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Downside: Fewer homes for sale
The biggest downside is the limited supply of for-sale homes, which occurs mainly because sellers are so uninterested.
"You won't have tons of inventory to pick through," Deihl warns.
If you can't find a home you like, you might be able to tap into homes that aren't on the market, says Ken Pozek, a real estate agent with Keller Williams Realty in Northville, Michigan.
One strategy is to research what brokers call "old expires," which refers to homes that were for sale several years ago but weren't sold at that time.
Another approach is for the broker to send letters to homeowners in your preferred neighborhood, trawling for someone who's willing to sell a home that meets your criteria.
A third technique is to call brokers who sell a lot of homes in your target area and ask them about homes that aren't yet listed, but are being prepped for sale and are "coming soon."
"If they make the right calls to the right agents, they will trip over those deals," Pozek says.
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Upside: Winter clearance prices
Less competition from other buyers during the holiday season might mean you'll be able to negotiate a favorable price for a home you want to purchase.
"Those properties oftentimes are priced to sell," Deihl says. "It could be an opportunity to sacrifice a little bit of time during an otherwise very busy time of the year to get a better investment opportunity."
Still, with fewer homes from which to choose, you might have to lower expectations.
"If a house comes up that works for you, it should be a pleasant surprise. I wouldn't set a realistic expectation of finding your dream home during that period," Deihl adds.
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Caveat: Seasonally obscured defects
One pitfall in year-end house shopping is that homes in cold-weather states might have defects hidden by snow, only to be discovered by thaw in spring. That should be a concern for buyers in, say, the Northeast in December, January and early February, Deihl suggests.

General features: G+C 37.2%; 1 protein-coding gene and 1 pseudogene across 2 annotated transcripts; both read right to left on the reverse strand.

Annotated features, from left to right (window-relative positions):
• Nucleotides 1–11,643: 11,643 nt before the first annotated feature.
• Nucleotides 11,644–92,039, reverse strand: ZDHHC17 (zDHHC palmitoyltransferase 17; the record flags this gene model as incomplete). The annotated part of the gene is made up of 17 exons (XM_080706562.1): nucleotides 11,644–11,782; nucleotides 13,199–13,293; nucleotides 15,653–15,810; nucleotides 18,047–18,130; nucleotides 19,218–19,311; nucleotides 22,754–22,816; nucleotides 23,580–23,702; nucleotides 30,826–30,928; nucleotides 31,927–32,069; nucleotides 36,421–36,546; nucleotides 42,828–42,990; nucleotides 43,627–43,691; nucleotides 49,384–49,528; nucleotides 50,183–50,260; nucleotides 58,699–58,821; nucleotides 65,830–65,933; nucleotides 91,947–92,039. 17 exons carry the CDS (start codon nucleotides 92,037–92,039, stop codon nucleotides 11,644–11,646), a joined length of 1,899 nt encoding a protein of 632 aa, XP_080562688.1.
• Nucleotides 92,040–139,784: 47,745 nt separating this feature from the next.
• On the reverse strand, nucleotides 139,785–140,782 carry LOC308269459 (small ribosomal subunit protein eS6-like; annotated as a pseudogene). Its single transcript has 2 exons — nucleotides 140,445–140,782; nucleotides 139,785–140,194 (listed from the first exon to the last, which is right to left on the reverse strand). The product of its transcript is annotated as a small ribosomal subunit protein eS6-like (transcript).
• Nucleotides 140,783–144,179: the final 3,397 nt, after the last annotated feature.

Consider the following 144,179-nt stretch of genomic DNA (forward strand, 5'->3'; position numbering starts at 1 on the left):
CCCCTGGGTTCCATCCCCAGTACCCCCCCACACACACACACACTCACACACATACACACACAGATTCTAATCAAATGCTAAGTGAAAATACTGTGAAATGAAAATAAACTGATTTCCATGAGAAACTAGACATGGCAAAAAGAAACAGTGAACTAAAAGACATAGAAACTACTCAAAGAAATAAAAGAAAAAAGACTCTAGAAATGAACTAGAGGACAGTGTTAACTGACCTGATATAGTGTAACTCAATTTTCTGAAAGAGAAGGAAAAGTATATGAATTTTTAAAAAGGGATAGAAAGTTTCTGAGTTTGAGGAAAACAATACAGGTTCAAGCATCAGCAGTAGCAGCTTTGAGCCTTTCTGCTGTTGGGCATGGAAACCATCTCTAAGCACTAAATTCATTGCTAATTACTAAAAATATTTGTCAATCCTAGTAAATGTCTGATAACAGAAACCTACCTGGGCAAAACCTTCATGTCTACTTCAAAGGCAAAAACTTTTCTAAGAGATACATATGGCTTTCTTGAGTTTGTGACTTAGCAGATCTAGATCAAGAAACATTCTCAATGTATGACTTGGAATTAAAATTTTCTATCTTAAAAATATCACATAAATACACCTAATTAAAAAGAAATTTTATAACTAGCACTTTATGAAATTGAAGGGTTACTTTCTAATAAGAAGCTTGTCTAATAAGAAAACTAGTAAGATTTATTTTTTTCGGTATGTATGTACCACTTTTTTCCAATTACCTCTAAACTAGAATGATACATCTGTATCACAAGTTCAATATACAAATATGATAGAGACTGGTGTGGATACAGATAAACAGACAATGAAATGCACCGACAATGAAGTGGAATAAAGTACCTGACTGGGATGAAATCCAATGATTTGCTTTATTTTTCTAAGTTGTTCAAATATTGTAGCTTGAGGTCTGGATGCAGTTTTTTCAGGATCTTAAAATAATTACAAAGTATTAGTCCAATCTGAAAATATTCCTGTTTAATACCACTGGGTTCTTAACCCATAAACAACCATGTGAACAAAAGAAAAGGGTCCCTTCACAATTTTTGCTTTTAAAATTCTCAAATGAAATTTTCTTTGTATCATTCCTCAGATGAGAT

"Snow covers a lot of things," he says. "Make sure you understand the landscaping and (feel assured) that the sellers aren't trying to hide something."
Photographs of the home taken earlier in the year and a home inspection can help mitigate some of the risk that a home might be listed in the snowy season to hide its faults.
Who's working -- and who's not?
Not only sellers and buyers, but also real estate professionals like to take time off from work in November and December. Realtors and mortgage brokers have friends and family, too.
That said, many pros do work during these months, precisely because they know many buyers have vacation time to devote to year-end house hunting, Pozek says.
Either way, it's a good idea to ask your agent what his or her plans are so you won't be caught off guard or left hanging if your calls or emails suddenly aren't answered as quickly as you'd expected.
Individual mortgage brokers also might take some time off at the end of the year. But it would be unusual for a mortgage company or bank to be closed any normal business day other than Thanksgiving, the day after Thanksgiving, Christmas Day and New Year's Day, according to Julie Miller, a certified mortgage planner with Broadview Mortgage in Tustin, California.
"I don't know of any mortgage company or bank that closes for longer than the typical holidays," she says.
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A new home for the holidays
Buyers can ease into year-end home shopping by completing holiday tasks ahead of time.
"Check some holiday things off early, so you don't have to scramble to take care of them while you're scrambling to take care of your mortgage," Deihl suggests.
If you're a serious buyer, you needn't be shy about intruding into sellers' homes at a time normally reserved for family and friends. If a home is for sale, presumably the owners want sincerely interested buyers to see it.
"If a seller is willing to put their house on the market during the holiday season, they really want buyers to come in," Pozek says. "If there is a for-sale sign, it's a welcome sign."
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